Tidal band current variability over the Northern California continental shelf
Rosenfeld, Leslie K.
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LocationNorthern California continental shelf
The focus of this dissertation is on the description and dynamical interpretation of the tidal band current fluctuations over the continental shelf off northern California. The term "tidal band" is used here to denote fluctuations with periods from about one-half to one day, including all the major diurnal and semidiurnal tidal constituents. The semidiurnal frequency is super-inertial, and the diurnal frequency sub-inertial, at this mid-latitude location. Kinetic and potential energy are strongly peaked at the diurnal and semidiurnal frequencies. Although inertial currents are occasionally observed, particularly during the winter when internal wave energy in general is elevated in this locale, they do not contribute significantly to the current variance. Consequently, the treatment here is divided into discussion of the diurnal and semidiurnal variability. Each chapter emphasizes a process which can cause the tidal currents to deviate from what would be anticipated based solely on observations of sea level. In Chapter II, the diurnal current variability is discussed, and the role played by atmospheric forcing is examined in detail. In Chapter III, the barotropic semidiurnal tidal currents over the shelf are described, and the effect of small-scale bumps in the coastline is evaluated. The baroclinic semi diurnal tidal currents, which are dependent upon the local time-varying hydrographic conditions, are examined in Chapter IV.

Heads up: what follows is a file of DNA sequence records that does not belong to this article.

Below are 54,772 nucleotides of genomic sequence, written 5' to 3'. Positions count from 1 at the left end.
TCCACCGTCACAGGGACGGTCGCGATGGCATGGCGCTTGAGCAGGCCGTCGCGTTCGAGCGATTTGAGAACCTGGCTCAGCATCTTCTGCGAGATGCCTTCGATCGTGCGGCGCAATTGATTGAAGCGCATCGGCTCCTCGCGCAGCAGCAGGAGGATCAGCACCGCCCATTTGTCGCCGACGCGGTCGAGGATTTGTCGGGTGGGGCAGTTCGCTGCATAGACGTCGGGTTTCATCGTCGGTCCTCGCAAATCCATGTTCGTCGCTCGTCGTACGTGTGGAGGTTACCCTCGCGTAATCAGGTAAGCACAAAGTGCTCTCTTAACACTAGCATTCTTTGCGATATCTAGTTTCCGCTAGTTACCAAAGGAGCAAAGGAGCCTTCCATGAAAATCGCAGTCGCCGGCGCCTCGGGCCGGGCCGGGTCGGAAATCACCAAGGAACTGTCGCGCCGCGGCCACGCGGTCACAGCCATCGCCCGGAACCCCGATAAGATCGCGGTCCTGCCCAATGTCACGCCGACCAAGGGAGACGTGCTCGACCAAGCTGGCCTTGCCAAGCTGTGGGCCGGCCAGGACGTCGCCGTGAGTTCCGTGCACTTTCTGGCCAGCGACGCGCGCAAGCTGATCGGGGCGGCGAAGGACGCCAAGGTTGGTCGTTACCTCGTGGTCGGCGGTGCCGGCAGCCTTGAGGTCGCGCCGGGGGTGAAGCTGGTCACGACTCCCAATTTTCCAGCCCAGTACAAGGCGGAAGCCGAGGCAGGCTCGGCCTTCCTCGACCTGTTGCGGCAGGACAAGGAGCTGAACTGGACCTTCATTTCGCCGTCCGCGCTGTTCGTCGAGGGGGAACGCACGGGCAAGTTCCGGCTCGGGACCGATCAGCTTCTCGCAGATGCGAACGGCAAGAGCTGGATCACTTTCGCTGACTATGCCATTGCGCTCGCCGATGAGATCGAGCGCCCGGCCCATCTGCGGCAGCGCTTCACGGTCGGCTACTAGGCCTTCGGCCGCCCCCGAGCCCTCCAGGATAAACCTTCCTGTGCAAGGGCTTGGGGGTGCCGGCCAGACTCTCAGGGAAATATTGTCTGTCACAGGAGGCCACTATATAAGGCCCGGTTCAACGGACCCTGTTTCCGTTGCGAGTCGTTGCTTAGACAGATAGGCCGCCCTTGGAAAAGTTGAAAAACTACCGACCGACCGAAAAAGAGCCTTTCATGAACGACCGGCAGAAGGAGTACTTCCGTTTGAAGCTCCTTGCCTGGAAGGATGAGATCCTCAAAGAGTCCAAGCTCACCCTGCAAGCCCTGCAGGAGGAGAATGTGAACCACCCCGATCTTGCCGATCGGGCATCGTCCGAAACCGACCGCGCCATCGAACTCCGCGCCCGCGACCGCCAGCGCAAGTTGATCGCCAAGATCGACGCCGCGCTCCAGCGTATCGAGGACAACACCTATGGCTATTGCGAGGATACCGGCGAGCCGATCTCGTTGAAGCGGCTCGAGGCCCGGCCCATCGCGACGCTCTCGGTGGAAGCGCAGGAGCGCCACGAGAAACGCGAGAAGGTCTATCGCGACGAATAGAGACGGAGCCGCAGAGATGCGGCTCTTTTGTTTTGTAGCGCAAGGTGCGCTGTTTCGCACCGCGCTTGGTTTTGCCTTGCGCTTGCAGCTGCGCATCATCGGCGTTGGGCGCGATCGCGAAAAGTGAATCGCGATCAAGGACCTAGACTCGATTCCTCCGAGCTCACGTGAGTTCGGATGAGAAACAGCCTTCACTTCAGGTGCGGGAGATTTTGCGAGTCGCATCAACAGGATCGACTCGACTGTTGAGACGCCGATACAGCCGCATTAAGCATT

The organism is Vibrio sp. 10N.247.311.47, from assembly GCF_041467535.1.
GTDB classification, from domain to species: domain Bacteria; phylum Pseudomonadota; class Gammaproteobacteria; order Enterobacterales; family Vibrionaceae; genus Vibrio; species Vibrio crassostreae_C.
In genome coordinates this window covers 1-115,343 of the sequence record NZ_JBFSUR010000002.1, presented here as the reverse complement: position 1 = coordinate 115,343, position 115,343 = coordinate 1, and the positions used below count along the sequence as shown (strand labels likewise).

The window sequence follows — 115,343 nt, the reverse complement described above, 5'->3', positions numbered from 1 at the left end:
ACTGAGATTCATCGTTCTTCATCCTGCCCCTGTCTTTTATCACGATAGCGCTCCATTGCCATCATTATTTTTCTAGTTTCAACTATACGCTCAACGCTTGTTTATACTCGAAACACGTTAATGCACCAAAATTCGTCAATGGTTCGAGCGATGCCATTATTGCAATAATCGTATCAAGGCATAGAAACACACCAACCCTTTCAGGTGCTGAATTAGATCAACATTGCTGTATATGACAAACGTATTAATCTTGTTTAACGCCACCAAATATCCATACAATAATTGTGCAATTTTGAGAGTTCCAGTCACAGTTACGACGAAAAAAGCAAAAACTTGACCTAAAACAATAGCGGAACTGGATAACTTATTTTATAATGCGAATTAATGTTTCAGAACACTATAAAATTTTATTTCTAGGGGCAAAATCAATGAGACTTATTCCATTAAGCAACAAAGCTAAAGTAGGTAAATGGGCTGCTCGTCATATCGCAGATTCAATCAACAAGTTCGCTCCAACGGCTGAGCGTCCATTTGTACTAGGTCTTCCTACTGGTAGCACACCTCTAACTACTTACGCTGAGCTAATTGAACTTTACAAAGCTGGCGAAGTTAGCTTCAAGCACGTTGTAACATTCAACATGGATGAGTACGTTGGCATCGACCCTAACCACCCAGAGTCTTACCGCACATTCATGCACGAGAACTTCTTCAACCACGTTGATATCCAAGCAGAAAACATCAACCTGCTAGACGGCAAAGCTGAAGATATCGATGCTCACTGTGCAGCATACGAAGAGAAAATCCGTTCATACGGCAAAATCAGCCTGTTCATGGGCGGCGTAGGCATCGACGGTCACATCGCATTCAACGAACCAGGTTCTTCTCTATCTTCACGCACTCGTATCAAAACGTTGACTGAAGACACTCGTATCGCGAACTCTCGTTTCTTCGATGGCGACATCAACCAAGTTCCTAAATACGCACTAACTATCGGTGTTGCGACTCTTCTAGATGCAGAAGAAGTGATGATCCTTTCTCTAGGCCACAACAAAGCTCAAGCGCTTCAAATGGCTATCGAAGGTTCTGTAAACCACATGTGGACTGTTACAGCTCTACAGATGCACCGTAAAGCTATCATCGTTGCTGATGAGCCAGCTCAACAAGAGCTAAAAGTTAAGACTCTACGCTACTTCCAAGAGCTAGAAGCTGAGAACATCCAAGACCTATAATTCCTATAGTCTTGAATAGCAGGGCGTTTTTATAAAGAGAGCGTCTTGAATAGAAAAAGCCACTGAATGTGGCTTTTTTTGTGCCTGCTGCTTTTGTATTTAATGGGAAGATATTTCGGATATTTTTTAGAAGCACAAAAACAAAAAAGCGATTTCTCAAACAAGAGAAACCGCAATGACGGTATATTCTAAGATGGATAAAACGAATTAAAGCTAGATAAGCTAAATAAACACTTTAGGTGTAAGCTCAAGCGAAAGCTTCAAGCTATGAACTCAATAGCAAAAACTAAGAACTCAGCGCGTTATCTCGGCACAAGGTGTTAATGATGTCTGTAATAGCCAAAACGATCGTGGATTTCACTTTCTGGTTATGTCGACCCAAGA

Submitted in partial fulfillment of the requirements for the degree of Doctor of Philosophy at the Massachusetts Institute of Technology and the Woods Hole Oceanographic Institution December 1986
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